At some point, the guide pointed to a symbol and explained that there is a difference of opinion among the local tribes, descendants of those original tribes, as to its meaning. I suggested that it seemed to me to symbolize something totally different from the two traditional interpretations. "Perhaps," the guide said with a smile.
I thought to myself... Could it be? Really? It may be that my interpretation is very interesting, but hard to say that that is what the individual who recorded it thousands of years ago thought. Interesting, perhaps, but far from the truth. "Interesting" isn't necessarily synonymous with "truth"....
But, of course. To the guide it was nothing more than a story; someone else's story. Imagine if the guide were to be a member of the aforementioned tribes, she would not be so indifferent to the creativity of my interpretation regarding her ancestor's intentions. It would even be offensive. Yes, I can say what it represents to me, but it would colossally disrespectful to suggest that this was surely what her ancestor had in mind, despite the millennia-old traditions in this regard that say otherwise.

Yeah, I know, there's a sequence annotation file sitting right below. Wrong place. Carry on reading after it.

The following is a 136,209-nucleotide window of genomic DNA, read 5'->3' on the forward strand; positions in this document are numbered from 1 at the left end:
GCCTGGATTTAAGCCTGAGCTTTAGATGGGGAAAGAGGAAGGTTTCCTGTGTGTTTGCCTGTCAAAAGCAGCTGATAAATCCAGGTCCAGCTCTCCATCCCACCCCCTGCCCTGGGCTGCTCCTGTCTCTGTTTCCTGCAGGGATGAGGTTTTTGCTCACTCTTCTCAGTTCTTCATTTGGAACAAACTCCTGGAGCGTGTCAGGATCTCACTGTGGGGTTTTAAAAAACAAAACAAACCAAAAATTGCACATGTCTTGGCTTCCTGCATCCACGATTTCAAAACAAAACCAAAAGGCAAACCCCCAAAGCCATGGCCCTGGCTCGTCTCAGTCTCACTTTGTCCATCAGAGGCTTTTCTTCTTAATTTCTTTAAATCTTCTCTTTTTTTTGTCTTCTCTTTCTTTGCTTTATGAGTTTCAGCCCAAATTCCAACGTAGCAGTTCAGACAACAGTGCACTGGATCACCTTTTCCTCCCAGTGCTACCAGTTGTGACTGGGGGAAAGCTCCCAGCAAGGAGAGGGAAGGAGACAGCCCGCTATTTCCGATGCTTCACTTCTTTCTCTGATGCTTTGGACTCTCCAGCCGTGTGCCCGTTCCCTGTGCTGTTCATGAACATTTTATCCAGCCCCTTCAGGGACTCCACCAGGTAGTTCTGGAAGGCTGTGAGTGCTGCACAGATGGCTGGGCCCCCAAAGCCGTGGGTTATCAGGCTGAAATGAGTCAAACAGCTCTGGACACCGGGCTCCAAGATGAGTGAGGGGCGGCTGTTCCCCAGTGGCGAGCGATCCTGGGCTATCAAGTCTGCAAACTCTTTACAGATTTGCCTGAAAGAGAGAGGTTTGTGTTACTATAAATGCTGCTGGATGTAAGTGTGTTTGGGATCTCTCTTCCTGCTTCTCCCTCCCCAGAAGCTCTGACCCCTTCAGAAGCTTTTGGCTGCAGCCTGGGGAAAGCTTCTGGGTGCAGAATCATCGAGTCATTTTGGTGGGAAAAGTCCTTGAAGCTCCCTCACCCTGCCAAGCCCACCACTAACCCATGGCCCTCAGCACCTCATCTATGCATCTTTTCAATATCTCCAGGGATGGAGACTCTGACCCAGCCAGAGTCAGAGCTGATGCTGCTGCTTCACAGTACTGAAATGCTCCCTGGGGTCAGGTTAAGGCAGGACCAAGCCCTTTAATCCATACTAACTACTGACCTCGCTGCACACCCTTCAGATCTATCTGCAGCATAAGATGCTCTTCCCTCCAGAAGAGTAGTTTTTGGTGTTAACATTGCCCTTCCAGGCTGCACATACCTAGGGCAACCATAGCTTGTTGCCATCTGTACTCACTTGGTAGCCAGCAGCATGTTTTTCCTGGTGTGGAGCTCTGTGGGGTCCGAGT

There is a Hebrew/Yiddish term for this, difficult to translate accurately: Chutzpah.
How can you compare a thousand-year old engraving with archaeological value with graffiti? Both are human expressions, to be sure, but there is much more to it than that!
I often have conversations with people that sound like Trent. "Our traditions need to be respected but at the same time they need to be updated," they say. "We also have the right to think and act according to our judgements." They then go on to substantiate their position with very intelligent, creative and interesting arguments. There is only one detail that is missing, however: the truth.
There is no problem with everyone interpreting the meaning that our traditions have according to their personal opinions. But to redefine the very foundations and systems consecrated throughout millennia, is more than mere Chutzpah; it is outright dangerous.